Grasping God’s Word – Assignment 9-5
13 Is anyone among you in trouble? Let them pray. Is anyone happy? Let them sing songs of praise. 14 Is anyone among you ill? Let them call the elders of the church to pray over them and anoint them with oil in the name of the Lord. 15 And the prayer offered in faith will make the sick person well; the Lord will raise them up. If they have sinned, they will be forgiven. 16 Therefore confess your sins to each other and pray for each other so that you may be healed.
The Greek word for sick – ασθενει – in this context is transliterated: Astheneo
Strong’s number: 770
It is used 33 times in the NT:
- Sick (19 times): Matthew 10:8, 25:36, 39; Mark 6:56; Luke 4:40; John 4:46, 5:3, 7, 11:1-3, 6; Acts 9:37, 19:12, 20:35; Phil. 2:26-27; 2 Timothy 4:20; James 5:14
- Weak (14 times): Romans 4:19, 8:3, 14:1-2; 1 Cor. 8:11-12; 2 Cor. 11:21, 29, 12:10, 13:3-4,9;
From the contexts in other passages it would appear that this word could as easily be translated “weak” as “sick”. In English these two words are quite related but our understanding of the microbes that cause sickness make us more inclined to separate the meanings than would have been the case for people in James’ time. If we use “weak” instead of “sick” in James 5:14 we have:
“Is anyone among you weak? Then he must call for the elders of the church and they are to pray over him, anointing him with oil in the name of the Lord;”
When we take the overall context of James 5:13 -16 we can see there is a connection between being weak, or sick, and sin. The effect of the elders anointing is not just to make the person well physically but also spiritually – his sins will be forgiven. In verse 16 the key to healing is that you confess your sins to each other and pray for each other.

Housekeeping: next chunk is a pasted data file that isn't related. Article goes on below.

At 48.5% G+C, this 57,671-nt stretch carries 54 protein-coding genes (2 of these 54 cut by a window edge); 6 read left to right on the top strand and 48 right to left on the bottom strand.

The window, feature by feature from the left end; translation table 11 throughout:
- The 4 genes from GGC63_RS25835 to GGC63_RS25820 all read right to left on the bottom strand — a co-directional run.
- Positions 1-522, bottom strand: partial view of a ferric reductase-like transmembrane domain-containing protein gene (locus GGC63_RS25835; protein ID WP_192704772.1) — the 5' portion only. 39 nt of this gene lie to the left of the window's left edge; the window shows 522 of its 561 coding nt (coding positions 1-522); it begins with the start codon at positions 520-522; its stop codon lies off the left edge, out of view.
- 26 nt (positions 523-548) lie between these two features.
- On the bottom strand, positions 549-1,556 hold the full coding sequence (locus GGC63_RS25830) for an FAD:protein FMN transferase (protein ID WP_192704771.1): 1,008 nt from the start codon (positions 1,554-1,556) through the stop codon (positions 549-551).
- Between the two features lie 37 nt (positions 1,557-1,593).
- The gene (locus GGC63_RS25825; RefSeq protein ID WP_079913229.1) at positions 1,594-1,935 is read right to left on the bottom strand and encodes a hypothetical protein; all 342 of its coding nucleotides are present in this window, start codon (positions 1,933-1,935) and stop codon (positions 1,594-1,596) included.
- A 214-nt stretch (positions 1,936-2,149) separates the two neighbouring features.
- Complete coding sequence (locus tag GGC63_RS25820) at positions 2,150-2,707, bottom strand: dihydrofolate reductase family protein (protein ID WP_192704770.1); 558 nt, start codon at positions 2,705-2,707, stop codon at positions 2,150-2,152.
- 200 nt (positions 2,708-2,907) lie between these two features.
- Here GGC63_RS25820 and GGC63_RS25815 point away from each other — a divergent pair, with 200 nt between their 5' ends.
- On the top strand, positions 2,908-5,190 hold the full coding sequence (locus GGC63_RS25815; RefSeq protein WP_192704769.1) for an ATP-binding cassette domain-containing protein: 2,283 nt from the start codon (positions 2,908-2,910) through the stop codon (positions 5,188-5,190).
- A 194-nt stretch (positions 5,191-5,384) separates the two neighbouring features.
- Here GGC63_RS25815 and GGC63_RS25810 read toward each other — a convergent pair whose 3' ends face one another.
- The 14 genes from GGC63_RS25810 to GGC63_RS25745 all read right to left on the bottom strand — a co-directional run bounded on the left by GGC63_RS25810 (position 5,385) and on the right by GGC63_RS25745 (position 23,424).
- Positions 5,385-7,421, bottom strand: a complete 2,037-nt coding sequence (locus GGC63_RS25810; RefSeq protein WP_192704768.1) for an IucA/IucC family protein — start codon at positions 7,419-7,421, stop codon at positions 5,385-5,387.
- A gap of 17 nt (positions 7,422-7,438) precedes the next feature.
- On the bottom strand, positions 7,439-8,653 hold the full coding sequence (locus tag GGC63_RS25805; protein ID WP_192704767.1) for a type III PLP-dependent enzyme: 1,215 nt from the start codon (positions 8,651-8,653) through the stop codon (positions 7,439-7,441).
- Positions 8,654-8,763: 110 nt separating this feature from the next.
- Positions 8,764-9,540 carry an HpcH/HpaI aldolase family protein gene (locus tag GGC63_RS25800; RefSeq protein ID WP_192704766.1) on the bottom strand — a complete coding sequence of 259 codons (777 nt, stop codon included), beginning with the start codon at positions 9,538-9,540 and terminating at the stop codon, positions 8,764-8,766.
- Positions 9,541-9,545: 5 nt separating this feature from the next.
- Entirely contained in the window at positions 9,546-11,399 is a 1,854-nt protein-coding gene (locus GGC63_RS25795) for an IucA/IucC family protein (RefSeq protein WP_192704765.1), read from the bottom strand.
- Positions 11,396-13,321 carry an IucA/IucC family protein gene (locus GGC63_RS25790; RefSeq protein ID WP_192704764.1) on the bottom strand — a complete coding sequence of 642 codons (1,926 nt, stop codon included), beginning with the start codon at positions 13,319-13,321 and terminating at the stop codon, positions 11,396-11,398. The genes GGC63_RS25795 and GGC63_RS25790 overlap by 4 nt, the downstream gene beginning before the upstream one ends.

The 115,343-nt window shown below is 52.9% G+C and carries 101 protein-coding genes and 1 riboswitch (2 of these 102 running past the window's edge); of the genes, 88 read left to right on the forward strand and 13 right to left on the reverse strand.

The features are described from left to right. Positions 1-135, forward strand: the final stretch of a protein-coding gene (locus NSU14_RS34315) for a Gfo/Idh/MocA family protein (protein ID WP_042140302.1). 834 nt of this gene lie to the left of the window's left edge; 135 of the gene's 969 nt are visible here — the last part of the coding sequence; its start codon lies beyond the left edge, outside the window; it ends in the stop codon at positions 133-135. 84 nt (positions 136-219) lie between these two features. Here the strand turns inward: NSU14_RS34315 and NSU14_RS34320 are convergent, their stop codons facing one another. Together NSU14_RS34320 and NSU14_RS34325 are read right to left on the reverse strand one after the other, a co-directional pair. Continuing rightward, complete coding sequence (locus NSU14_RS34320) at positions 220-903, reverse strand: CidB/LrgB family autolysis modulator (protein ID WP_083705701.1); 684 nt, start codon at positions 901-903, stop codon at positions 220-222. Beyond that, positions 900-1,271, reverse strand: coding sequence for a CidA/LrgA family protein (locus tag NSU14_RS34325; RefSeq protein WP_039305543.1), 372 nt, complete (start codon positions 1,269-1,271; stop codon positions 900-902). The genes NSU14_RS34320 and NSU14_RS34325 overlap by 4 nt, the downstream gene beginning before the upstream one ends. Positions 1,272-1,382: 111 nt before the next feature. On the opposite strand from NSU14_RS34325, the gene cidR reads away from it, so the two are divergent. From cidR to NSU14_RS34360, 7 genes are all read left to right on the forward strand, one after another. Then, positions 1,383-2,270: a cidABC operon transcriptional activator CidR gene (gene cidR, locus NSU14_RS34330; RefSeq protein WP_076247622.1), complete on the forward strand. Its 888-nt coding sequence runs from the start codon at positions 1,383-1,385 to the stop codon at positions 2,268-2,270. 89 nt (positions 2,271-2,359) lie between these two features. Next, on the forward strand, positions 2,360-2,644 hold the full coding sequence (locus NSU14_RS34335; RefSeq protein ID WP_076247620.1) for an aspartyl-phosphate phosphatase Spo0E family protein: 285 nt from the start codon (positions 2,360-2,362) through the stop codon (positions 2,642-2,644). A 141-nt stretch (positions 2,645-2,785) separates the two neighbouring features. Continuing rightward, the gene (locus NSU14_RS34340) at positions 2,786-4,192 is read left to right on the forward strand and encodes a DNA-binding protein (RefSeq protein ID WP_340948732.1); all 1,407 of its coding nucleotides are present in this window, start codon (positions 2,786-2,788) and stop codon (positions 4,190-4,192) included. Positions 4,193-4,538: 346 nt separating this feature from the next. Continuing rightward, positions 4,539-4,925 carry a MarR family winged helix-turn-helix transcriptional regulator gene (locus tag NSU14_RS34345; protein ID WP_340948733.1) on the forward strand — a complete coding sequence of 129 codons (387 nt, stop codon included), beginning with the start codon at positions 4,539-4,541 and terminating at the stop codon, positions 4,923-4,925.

In verse 15 the word translated “sick” is actually a very different word (κάμνοντα) which is only used one other time, in Hebrews 12:3, and there it is translated “weary”. So if you feel weary confess your sins to each other and pray for each other and you will be healed.
Nowadays we are inclined to view disease and sickness differently from James. For us there is only a tenuous connection, if any, between our personal actions and sin. Sickness is caused often by viruses or bacteria which seem separated from our moral actions. As a Christian in the 21st Century the connection between sin and sickness is less personal, more related to the general fallen condition of the world than anything that we personally may have done. But if you think in terms of sickness being weakness and put yourself in the context of a 1st Century Christian who knows nothing about viruses and bacteria then you might see the connection between personal sin and weakness or sickness more easily. This also explains Paul’s warning about taking communion in an unworthy fashion (see Thoughts on Communion: Healing and The consequences of communion).
Things can come around though. The bible’s wisdom does not seem so archaic in this regard if you are into holistic medicine. Lifestyle and a tendency to sickness go together. If your lifestyle is one of abusing the body through excessive alcohol or smoking or immorality then it is easy to see how those sins can affect your health also. Other sins such as worry and anger also have physical effects causing illness or weakness or both.
In this passage though the emphasis is not on the sin causing the illness. The Lord is gracious and he heals first and, then, forgives your sins also. He doesn’t place the emphasis on the sin but rather on the healing of the sickness or weakness.
Which is just like Him, isn’t it?
One response to “Word Study – “Sick””
[…] In this passage we are encouraged to pray for one another in the context of confessing our sins to each other (v.16). Elders are expected to have the “prayer of faith” which will save the sick and the Lord will raise the sick person up (v. 15). Elijah was like us, James says, and he prayed effective prayers that we can too. For more on the James passage see this blog post. […]